Wednesday, March 27, 2013

The banns of marriage and the law of the land

As the Supreme Court concluded hearing oral arguments about marriage equality today, I've been asked to offer comments by a number of people.

Allow me to step back a few paces and point out that marriage licenses began at the behest of the Church of England, which was having a whale of a time enforcing monogamy standards in a maritime nation (sailors seemed to have wives in every port).

The Church tried to enforce its moral standards through the “banns of marriage,” an announcement done three Sundays in a row that so-and-so intended to be married; the idea being it would surface a wife. The strategy didn't work, and so the Church asked Parliament to license marriages. The concept was transported to the colonies where it is now a part of our law in the United States. In other words, it is our church that got government into the marriage business in the first place. By the way, Pastor Heather Warren explored this history in great detail at a series of forums in 2011. You can read all of our material HERE.

As a priest in a church, when I preside at a wedding I am also acting as an agent of the state, which is a complete blur of the separation of church and state. It is also raises the question of why one of the sacraments of the Church – Holy Matrimony – is licensed by the state. Baptism and Eucharist are not, but marriage is. Were it up to me, marriage would be a private contract between consenting parties, and the church would be entirely out of the legalities.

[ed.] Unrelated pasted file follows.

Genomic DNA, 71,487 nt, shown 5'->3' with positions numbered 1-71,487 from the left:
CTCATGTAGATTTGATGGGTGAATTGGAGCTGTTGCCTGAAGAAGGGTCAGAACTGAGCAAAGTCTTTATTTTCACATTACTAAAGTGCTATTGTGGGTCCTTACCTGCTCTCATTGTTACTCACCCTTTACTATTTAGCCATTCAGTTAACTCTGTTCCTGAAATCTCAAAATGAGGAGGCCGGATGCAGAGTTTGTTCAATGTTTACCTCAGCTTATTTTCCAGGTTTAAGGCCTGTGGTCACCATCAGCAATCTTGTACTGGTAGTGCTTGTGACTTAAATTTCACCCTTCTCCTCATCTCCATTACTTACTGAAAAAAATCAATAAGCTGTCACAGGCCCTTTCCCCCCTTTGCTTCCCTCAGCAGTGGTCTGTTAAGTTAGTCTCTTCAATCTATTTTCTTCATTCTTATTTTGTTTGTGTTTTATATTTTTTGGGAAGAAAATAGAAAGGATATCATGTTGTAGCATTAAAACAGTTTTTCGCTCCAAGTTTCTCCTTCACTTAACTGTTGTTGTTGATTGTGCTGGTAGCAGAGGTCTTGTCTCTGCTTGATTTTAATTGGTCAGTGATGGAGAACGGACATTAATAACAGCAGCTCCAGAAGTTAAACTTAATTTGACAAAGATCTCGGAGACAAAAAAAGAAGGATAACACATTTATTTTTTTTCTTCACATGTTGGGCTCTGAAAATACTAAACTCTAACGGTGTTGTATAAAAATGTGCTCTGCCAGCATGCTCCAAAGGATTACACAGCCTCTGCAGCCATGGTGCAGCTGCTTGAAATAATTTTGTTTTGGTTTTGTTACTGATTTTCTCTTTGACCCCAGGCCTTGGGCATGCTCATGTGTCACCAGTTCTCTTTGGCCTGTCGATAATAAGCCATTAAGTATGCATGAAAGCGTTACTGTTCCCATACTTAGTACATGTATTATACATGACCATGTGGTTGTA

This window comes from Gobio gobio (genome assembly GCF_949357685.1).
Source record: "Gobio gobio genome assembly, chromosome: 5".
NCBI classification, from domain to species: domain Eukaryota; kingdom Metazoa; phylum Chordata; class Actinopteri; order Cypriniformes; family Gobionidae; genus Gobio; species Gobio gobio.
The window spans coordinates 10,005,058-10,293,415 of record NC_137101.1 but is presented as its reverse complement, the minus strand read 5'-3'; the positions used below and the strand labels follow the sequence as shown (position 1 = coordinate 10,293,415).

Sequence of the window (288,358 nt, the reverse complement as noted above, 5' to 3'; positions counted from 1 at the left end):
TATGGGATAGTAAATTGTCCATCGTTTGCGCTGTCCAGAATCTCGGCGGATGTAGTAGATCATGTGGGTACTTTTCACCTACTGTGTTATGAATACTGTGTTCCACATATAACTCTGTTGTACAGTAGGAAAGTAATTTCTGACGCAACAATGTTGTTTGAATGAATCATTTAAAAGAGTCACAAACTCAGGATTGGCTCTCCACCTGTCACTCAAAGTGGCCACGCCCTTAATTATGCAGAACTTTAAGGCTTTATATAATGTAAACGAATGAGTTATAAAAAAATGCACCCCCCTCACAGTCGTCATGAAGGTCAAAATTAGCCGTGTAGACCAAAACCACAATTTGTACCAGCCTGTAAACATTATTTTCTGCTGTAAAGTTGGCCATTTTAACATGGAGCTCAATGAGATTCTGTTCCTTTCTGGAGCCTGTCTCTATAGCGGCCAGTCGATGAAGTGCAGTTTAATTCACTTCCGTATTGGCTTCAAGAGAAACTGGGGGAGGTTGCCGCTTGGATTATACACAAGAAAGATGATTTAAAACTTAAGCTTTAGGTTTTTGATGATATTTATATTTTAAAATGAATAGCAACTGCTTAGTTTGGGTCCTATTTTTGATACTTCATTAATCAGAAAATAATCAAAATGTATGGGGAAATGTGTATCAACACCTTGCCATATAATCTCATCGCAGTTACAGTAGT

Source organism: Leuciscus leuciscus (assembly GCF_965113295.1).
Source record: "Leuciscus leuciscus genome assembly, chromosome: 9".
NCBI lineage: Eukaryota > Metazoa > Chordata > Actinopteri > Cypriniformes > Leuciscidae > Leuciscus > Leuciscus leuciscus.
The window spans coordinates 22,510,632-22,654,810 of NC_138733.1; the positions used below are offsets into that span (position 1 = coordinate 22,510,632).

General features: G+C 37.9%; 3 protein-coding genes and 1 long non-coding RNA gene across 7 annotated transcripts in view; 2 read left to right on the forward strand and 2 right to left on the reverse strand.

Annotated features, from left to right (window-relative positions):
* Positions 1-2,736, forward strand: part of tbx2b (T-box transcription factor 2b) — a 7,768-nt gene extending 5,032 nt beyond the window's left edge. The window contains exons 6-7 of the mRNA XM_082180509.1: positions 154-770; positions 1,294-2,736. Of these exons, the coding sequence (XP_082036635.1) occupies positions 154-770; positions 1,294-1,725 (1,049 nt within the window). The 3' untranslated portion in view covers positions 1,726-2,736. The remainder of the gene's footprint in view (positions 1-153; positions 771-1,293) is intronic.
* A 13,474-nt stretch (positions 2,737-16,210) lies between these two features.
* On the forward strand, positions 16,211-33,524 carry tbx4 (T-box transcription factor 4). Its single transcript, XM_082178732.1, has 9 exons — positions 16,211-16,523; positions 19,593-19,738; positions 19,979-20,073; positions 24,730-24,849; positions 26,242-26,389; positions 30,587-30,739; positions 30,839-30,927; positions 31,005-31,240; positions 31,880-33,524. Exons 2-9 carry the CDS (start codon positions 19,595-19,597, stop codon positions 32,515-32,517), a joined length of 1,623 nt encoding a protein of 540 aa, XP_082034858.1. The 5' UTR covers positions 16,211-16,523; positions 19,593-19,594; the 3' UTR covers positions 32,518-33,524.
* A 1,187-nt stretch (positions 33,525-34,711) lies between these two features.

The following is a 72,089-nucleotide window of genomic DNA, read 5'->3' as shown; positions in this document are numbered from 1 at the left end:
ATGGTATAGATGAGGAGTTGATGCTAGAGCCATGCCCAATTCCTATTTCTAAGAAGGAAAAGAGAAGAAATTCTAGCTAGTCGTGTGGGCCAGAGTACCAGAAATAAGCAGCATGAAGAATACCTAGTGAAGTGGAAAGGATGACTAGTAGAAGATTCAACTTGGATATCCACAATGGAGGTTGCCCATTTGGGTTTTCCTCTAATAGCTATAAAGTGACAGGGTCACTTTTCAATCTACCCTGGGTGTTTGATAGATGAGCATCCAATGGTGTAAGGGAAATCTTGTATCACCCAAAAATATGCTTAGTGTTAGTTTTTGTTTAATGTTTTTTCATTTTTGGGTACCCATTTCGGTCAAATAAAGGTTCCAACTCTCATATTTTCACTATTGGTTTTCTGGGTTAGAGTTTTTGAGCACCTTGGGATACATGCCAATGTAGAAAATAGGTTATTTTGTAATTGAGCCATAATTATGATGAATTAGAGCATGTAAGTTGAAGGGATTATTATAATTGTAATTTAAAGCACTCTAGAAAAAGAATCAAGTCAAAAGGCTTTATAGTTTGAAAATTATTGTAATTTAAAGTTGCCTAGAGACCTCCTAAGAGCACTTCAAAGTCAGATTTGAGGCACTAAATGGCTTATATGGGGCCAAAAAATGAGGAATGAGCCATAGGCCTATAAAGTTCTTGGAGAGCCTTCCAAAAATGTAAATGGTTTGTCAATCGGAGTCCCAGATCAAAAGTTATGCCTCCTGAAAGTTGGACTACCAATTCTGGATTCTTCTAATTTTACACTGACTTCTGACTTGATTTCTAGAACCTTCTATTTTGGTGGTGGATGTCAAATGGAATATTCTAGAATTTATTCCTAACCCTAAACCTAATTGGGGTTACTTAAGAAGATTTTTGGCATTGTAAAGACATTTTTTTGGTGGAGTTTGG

I made that argument about a year ago at a panel discussion at the University of Virginia School of Law. One of the panelists pointed out that the difficulty with my argument is that marriage law has provided a common and predictable set of legal guidelines that ordinary people can follow. To make marriage entirely a private contractual arrangement might require people to hire lawyers to get married.

The solution, it seems to me, is to get religion out of the legal marriage business. Those who wish to form a legal union of their relationship, with all the rights and privileges thereto, could go to the courthouse to seal their contract as civil marriage. It wouldn’t matter whether they were same-sex couples or opposite-sex couples. Then if they wished to have their union blessed as marriage, churches and other religious institutions could decide whether they could bless such relationships. Church and state would remain separate, and blessings would remain entirely religious. Each religion could interpret religious law as it sees fit.

And I would not be acting on behalf of the state.

By James Richardson, Fiat Lux

1 comment:

Janice Dean said...

I think this is a sound argument. Thank you for sharing it, especially in such a clear and respectful way.